Case studies

Whole school approach

Monbulk Primary School

Monbulk Primary SchoolExternal Link has been on a sustainability mission since 2015, with the aims of helping the environment, educating students on environmental issues and solutions and involving parents and the wider community. Since signing up to ResourceSmart Schools, Monbulk Primary School has become certified in all 5 modules: Core, Energy, Waste, Water and Biodiversity.

Monbulk Primary School embedded environmental sustainability across its school by:

  • appointing some staff as sustainability leaders
  • developing a strategy to engage students
  • supporting senior school students to become part of a Sustainability Team
  • reviewing the curriculum to understand and improve how schools teach sustainability
  • installing solar power systems and decreasing electricity and gas usage
  • reducing waste to landfill after implementing ‘rubbish free lunches’
  • joining the Schools Water Efficiency ProgramExternal Link
  • partnering with Bunnings Warehouse and Home Hardware to plant trees on National Tree Planting Day.

Albert Park College

Environmental sustainability is a core value of Albert Park College. The college is committed to becoming a regenerative, carbon negative, resource smart, zero waste school, and to share their learnings with other schools. After embedding environmental sustainability into its strategic plan several years ago, the school has undertaken a range of initiatives to enhance the sustainability of their facilities and operations. This work has been significantly supported by the school’s involvement in the ResourceSmart Schools program.

Facilities and operations

Beaconsfield Upper Primary School

Beaconsfield Upper Primary SchoolExternal Link reduced their waste by having nude food days. Nude food is food that comes to school without disposable packaging – plastic bags, paper bags, wrappings, plastic water bottles or cling wraps.

By having nude food days, the school reduces waste, reducing costs for the school and the environment. Students and families have an additional opportunity to learn about sustainability in practice.

Albert Park College

Albert Park College has undertaken a number of initiatives to reduce the impact of school operations in the environment.

Initiatives the school has taken to date include:

  • installing solar panels which have contributed to a 20% reduction of electricity consumption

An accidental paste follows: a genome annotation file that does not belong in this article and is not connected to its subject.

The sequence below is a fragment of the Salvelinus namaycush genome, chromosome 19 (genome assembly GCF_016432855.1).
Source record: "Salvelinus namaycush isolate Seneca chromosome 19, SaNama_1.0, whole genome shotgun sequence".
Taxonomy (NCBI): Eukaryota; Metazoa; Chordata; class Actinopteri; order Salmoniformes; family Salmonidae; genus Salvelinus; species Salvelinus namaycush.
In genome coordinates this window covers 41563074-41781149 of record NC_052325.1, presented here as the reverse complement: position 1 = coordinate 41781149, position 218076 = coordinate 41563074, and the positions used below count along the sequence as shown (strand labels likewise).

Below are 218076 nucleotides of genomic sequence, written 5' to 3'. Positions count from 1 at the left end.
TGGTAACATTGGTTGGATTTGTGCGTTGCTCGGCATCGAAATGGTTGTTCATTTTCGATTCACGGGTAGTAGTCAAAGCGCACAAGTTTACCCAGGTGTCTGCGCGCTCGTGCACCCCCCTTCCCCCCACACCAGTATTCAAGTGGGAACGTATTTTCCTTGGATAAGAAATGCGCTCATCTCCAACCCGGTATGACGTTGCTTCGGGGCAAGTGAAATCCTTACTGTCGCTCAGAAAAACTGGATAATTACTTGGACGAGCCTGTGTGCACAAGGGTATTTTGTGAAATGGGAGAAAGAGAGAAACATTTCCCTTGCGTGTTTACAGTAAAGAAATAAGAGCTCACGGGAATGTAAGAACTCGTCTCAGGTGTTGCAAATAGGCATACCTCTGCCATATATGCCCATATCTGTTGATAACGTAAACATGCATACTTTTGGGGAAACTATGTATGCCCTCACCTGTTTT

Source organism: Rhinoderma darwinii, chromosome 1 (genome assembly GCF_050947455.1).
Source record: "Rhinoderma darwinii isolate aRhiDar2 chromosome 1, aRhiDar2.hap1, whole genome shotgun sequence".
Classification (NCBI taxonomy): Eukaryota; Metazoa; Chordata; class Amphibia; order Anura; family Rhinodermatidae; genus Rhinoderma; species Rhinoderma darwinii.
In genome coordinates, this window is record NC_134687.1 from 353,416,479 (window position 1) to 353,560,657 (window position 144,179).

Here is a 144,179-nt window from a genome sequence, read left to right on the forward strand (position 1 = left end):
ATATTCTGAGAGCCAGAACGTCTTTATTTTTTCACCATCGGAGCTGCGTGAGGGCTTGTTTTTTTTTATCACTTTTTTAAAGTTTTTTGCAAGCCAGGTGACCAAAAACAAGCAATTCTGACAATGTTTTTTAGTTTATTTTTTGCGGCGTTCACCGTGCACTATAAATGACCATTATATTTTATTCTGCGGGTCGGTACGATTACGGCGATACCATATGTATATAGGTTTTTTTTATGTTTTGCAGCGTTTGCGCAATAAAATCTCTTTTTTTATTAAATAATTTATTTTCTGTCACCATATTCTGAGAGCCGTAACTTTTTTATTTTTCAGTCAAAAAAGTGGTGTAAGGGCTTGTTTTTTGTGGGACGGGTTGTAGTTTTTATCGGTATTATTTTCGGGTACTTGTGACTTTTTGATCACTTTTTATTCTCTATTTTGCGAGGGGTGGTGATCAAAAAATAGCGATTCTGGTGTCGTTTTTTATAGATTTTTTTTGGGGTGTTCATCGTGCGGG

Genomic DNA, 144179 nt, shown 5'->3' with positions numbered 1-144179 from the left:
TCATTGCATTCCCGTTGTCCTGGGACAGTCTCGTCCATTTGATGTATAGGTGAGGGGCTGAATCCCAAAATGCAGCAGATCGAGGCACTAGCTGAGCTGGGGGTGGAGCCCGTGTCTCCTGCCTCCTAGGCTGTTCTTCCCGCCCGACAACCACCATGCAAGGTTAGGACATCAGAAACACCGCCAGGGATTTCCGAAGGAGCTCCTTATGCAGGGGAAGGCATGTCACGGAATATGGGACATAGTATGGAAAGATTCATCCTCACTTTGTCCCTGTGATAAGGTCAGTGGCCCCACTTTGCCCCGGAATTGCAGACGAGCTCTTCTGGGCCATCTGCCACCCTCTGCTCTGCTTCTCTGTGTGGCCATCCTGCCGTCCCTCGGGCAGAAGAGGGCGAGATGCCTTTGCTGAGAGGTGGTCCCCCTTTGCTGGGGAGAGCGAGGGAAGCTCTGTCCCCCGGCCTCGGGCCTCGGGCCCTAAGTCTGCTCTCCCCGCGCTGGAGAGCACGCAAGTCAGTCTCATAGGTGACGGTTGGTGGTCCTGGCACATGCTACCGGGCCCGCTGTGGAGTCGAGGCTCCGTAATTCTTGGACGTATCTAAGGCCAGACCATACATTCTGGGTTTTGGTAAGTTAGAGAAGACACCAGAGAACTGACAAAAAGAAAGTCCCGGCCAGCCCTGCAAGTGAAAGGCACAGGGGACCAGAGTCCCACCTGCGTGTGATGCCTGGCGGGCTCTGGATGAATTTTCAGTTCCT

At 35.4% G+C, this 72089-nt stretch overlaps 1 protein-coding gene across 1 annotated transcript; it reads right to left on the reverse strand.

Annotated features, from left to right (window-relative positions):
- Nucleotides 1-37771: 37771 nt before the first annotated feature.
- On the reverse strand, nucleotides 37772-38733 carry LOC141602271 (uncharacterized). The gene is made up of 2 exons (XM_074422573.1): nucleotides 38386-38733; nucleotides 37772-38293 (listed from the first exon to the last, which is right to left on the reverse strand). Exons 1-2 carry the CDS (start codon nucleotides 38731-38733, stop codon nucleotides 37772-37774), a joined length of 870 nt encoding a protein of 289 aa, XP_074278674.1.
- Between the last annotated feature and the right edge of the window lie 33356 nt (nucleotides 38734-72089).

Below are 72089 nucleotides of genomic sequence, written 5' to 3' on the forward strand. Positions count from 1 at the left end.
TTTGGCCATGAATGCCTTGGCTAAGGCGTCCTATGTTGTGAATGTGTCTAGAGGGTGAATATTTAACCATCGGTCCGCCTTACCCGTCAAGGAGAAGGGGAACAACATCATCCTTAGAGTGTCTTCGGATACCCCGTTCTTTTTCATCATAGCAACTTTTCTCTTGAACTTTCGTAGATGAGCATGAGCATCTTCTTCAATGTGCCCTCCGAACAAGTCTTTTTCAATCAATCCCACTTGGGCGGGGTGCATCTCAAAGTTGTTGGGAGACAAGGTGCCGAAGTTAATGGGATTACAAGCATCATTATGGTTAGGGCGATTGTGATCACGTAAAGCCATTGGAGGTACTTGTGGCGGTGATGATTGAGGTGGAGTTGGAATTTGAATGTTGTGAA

• agreeing to take up the option (available to all schools) to pay for 100% electricity sourced from sustainable methods
  • installing technology to monitor energy consumption and carbon emissions
  • implementing an effective resource recovery and waste management system, including composting, soft plastics, paper/cardboard and comingled recycling to ensure waste production is kept to a minimum
  • applying policies to reduce the environmental impact of procurement and resource transfers in the school’s operational decision-making
  • participating in the Schools Water Efficiency ProgramExternal Link .

Reservoir East Primary School

Sustainability initiatives at Reservoir East Primary SchoolExternal Link are led by a motivated and determined sustainability committee, consisting of families, teachers and members of the broader school community, who are constantly seeking to consolidate best sustainable practices and introduce new sustainable initiatives.

Thanks to the leadership of the committee, the school has been able to minimise its waste. Achievements include:

  • 4 fully functioning worm farms for food scraps
  • compost bins for all remaining food scraps (that is, bread crusts, meat and citrus) – the school no longer sends any food to landfill
  • wicking garden beds for the compost and worm tea to fertilise
  • going paperless with bi-weekly newsletters
  • soft plastic recycling.

Teaching and learning

Newham Primary School

Each term Newham Primary School chooses a topic for the whole school to focus on that intersects with all areas of the curriculum including the Sustainability cross-curriculum priorityExternal Link . A recent focus was water which provided valuable opportunities to explore different dimensions of climate change and its impact across the world. Students explored different experiences of water shortages across different countries, connecting this to understandings of social justice and the historical legacies of colonisation, economic development, and conflict. The learning sequence included a focus on solutions for water shortages, such as sand dams and methods to mitigate erosion and improve water quality, providing students with a positive message.

Camp Hill Primary School